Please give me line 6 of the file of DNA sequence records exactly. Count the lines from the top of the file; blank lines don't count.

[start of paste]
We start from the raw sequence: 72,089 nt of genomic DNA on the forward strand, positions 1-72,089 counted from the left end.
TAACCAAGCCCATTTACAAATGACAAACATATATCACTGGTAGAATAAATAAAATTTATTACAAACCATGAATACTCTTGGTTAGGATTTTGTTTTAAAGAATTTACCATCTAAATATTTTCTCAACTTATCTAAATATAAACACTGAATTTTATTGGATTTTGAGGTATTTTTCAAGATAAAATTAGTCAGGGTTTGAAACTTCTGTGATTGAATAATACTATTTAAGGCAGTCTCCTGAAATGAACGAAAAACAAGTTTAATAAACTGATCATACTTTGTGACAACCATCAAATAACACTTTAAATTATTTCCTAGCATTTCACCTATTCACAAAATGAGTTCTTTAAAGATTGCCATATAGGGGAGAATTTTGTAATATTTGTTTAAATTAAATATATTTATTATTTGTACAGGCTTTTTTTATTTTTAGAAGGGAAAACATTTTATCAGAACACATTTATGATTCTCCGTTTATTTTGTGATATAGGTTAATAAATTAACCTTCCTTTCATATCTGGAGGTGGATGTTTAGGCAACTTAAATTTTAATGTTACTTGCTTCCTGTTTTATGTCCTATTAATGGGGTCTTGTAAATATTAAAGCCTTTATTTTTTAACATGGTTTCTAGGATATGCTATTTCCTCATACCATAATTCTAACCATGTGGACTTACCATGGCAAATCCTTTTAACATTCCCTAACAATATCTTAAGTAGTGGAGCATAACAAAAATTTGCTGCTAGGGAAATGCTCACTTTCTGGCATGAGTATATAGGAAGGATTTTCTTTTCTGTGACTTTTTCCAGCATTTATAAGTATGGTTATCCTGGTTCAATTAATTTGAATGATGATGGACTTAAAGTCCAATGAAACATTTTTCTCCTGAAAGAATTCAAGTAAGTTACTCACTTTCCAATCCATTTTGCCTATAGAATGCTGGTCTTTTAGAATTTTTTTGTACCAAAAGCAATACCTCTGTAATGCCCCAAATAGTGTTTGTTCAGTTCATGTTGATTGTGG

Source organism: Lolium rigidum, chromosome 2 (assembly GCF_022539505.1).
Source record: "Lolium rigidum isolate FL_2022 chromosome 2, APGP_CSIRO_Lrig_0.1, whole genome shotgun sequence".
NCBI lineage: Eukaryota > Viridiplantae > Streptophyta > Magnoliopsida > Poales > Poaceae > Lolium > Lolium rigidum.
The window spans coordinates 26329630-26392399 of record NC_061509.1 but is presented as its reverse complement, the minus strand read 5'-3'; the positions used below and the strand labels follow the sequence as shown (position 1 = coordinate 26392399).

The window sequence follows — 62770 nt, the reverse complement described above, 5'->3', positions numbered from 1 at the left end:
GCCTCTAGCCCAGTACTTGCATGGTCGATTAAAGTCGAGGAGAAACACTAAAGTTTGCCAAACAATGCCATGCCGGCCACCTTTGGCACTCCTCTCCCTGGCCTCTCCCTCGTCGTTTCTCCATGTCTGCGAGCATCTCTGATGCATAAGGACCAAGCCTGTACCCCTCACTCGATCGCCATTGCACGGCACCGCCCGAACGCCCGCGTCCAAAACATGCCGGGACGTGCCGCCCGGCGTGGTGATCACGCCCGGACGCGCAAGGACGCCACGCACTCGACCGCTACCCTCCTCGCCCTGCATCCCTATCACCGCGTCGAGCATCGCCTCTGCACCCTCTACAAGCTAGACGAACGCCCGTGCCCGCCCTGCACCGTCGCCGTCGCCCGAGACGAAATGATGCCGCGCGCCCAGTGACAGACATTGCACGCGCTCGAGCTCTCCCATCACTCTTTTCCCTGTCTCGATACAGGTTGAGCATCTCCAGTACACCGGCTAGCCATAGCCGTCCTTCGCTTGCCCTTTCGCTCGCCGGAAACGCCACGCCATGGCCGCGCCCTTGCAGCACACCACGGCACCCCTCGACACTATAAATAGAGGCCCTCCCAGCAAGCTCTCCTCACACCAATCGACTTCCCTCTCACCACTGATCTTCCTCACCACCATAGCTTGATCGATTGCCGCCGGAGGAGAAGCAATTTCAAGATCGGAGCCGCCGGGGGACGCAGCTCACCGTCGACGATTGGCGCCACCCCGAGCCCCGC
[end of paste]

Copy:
The window spans coordinates 26329630-26392399 of record NC_061509.1 but is presented as its reverse complement, the minus strand read 5'-3'; the positions used below and the strand labels follow the sequence as shown (position 1 = coordinate 26392399).